Home South AmericaEcuador Penalties of up to nine years in prison for eight Cubans who looted a dollar store

Penalties of up to nine years in prison for eight Cubans who looted a dollar store

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(EFE)

According to sentence number 13 of 2023, of the Criminal Chamber of the Central Territorial Military Court, to which EFE has been able to access, the convicts – between the ages of 19 and 63 – were mostly found guilty of the crimes of public disorder. and contempt, although there were also cases of sabotage and robbery with force in things.

Of the eight convicted, seven received prison sentences of between two and nine years in prison, while the remaining defendant was sentenced to “two years of correctional work with internment as an alternative to imprisonment, to be served in an establishment penitentiary”.

The convicted must financially compensate for the damages that the sentence considers proven.

The court also decided to impose as an “accessory sanction” the “deprivation of rights” equal to the sentence. While serving the sentence and until they pay the “civil liability” imposed, they will not be able to request a passport or leave the national territory.

It also affirms that the protest, in which insults were shouted against Miguel Díaz-Canel and the motto “Patria y vida” was sung, brought together between 600 and 700 people.

The ruling indicates that Lieutenant Colonel Wuilder Pérez Gamboa acted as judge in this case and, as prosecutor, Lieutenant Colonel José Antonio Comas Llanes.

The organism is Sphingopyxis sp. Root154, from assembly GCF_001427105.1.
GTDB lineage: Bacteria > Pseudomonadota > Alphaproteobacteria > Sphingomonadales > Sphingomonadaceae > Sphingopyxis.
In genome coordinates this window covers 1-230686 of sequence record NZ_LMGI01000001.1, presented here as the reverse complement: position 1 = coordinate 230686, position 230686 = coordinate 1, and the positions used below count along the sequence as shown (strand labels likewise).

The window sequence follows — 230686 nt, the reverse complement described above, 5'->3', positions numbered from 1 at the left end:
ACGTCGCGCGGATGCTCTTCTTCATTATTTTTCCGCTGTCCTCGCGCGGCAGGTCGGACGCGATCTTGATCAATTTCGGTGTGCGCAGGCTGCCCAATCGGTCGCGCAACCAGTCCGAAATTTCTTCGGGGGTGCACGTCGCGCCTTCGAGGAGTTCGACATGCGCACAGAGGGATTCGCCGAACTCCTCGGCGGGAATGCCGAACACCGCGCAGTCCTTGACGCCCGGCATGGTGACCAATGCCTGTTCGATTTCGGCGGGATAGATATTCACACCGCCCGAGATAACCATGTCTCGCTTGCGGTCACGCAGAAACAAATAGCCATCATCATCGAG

The sentence considers it proven that several of the convicted started a protest in Covadonga as a result of a blackout on the night of July 30, 2022, in weeks with prolonged and frequent blackouts throughout Cuba, sometimes for more than twelve hours a day.

He also affirms that the protest, in which insults were shouted against Miguel Díaz-Canel and the motto “Patria y vida” was sung, brought together between 600 and 700 people. The march culminated in the throwing of several blunt objects against a state store that sold hard currency and, when the windows and the access door were broken, in the looting of the establishment.

The ruling considers it proven that the looting cost the state company CIMEX – part of the Gaesa business conglomerate, of the Revolutionary Armed Forces – a total of 80,128.91 Cuban pesos (667 dollars at the official commercial exchange rate, but about 385 in the informal market ).

In addition to the material damage, the sentence details a long list with dozens of stolen goods, from a toaster oven for 5,160 pesos to two packs of chewing gum for 22.5 pesos.

The march culminated in the throwing of several blunt objects against a state store that sold hard currency and, when the windows and the access door were broken, in looting.

The blackouts between July and October 2022 generated several dozen minor protests in Cuba, proving to be one of the most sensitive elements for the population.

In fact, blackouts were also among the economic and political causes behind the demonstrations on July 11, 2021, the largest anti-government protests in the country in decades.

Cuba is going through a deep economic crisis with shortages of basic products (food, medicine and fuel), growing inflation, dollarization of the economy, frequent blackouts and an unprecedented mass exodus.

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